Let’s start off with the tires – Michelin Pilot Super Sports are standard tires, or even stickier Pilot Sport Cup 2s with the Z07 high-performance option package, which are the same tires you can get on the Z06. They’re much wider than the standard Stingray tires (40 mm wider up front, 50 mm wider out back), which means that Chevy had to put the Z06’s massive, bulging fenders to clear the massive tires.

GM’s truly brilliant Magnetic Ride Control is standard equipment, as is the highly advanced electronic limited-slip differential, as are the Z06-derived chassis sports custom stabilizer bars and springs. You can pair the brilliant 460-horsepower, 465 lb-ft, dry-sump LT1 V8 with a fantastic 7-speed manual transmission or a pretty darn good 8-speed automatic, both of which come with the Stingray and Z06. What does the Z07 package add? Carbon ceramic brakes, and even more aggressive aero, mostly.

Now, let’s move onto the beautiful bodywork. It’s mostly borrowed from the Z06 part bin. However, it’s got Grand Sport-specific front fender vent inserts. What about from the Z06? It’s got the Z06’s wider track (how far apart the wheels are from each other), an open-mouth front grille, and big differential cooling vents on the rear fenders. The Grand Sport has a Z06-spec front splitter, front splitters, and wickerbill rear spoiler, all of which are finished in carbon fiber in the Z07 trim. Chevy claims that they all create downforce, but the Z06’s clear plastic Gurney flip isn’t available on the Grand Sport. Oh, and then there’s a Heritage package, which adds the traditional front fender hash marks, which are now connected in a horseshoe shape. I somehow forgot to mention that Chevy has more than the entire rainbow’s worth of body, hash, and full-length racing stripe combinations.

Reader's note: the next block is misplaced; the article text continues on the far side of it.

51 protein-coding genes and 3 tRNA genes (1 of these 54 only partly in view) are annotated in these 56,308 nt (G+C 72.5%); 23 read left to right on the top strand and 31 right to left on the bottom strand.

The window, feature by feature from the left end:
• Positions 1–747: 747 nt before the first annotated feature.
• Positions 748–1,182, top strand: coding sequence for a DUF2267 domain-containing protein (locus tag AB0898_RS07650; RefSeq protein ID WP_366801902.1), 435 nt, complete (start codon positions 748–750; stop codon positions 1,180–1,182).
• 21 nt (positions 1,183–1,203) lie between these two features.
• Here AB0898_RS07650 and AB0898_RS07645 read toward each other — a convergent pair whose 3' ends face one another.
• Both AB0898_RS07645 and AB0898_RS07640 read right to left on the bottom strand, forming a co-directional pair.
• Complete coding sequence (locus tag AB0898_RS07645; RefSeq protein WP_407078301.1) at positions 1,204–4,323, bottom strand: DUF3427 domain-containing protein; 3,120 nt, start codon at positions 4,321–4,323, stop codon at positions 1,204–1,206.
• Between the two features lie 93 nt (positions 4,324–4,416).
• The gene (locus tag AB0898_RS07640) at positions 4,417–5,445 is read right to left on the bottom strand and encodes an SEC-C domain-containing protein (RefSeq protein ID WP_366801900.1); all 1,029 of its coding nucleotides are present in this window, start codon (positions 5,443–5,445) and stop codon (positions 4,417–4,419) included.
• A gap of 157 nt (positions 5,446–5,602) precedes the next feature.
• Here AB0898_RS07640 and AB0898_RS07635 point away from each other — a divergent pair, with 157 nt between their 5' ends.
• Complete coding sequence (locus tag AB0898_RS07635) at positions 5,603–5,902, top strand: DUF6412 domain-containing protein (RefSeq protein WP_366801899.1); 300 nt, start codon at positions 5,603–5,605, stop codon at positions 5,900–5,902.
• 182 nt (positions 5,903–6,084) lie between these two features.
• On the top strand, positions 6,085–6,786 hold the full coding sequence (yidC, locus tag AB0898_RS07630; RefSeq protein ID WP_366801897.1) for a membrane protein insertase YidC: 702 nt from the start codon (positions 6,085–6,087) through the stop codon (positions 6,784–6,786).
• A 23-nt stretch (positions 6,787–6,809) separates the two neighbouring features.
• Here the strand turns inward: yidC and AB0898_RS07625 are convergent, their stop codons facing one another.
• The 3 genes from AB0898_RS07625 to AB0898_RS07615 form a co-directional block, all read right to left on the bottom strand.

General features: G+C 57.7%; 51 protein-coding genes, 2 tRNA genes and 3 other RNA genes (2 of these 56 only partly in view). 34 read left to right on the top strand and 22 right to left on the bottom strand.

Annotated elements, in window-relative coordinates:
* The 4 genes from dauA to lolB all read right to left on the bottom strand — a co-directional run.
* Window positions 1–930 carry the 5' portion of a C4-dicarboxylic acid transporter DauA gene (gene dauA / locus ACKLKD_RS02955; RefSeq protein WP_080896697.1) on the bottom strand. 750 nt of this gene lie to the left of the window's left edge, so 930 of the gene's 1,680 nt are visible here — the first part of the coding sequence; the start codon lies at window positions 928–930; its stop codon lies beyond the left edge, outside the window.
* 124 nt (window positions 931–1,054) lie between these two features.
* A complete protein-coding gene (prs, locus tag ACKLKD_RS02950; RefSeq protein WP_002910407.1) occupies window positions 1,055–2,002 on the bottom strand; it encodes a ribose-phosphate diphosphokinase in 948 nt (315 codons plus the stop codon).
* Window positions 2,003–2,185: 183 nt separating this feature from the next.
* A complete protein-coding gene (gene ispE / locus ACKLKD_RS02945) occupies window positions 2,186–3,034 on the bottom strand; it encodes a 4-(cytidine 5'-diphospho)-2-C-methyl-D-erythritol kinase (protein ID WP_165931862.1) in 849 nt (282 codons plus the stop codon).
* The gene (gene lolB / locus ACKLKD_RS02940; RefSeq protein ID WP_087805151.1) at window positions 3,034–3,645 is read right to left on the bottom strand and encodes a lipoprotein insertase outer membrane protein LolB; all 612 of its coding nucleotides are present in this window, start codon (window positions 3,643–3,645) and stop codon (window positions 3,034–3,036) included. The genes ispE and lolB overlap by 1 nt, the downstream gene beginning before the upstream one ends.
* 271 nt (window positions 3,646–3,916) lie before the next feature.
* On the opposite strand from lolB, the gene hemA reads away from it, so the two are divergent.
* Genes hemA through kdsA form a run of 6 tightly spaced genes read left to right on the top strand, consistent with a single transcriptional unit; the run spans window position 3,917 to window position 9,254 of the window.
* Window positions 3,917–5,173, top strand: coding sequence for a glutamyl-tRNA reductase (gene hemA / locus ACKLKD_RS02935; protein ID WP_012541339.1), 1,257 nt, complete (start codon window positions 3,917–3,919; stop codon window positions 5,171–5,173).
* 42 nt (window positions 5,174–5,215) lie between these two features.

Inside the Grand Sport, there is badging depicting the 1963 Grand Sport #002 (the only roadster out of Zora Arkus-Duntov’s original five Grand Sports) on the floor mats, headrests, and on a dash plaque directly ahead of the shifter. The brushed aluminum halo on the right of the center stack has a subtle racing stripe, which is created by rotating the brushing pattern on the metal 90 degrees during the polishing process.

Chevy says that the Grand Sport will hurtle it’s way to 60 mph in 3.6 seconds, and blast through the quarter mile in 11.8 seconds. I’m going to say that’s probably because the Grand Sport has much better tires than the Stingray does.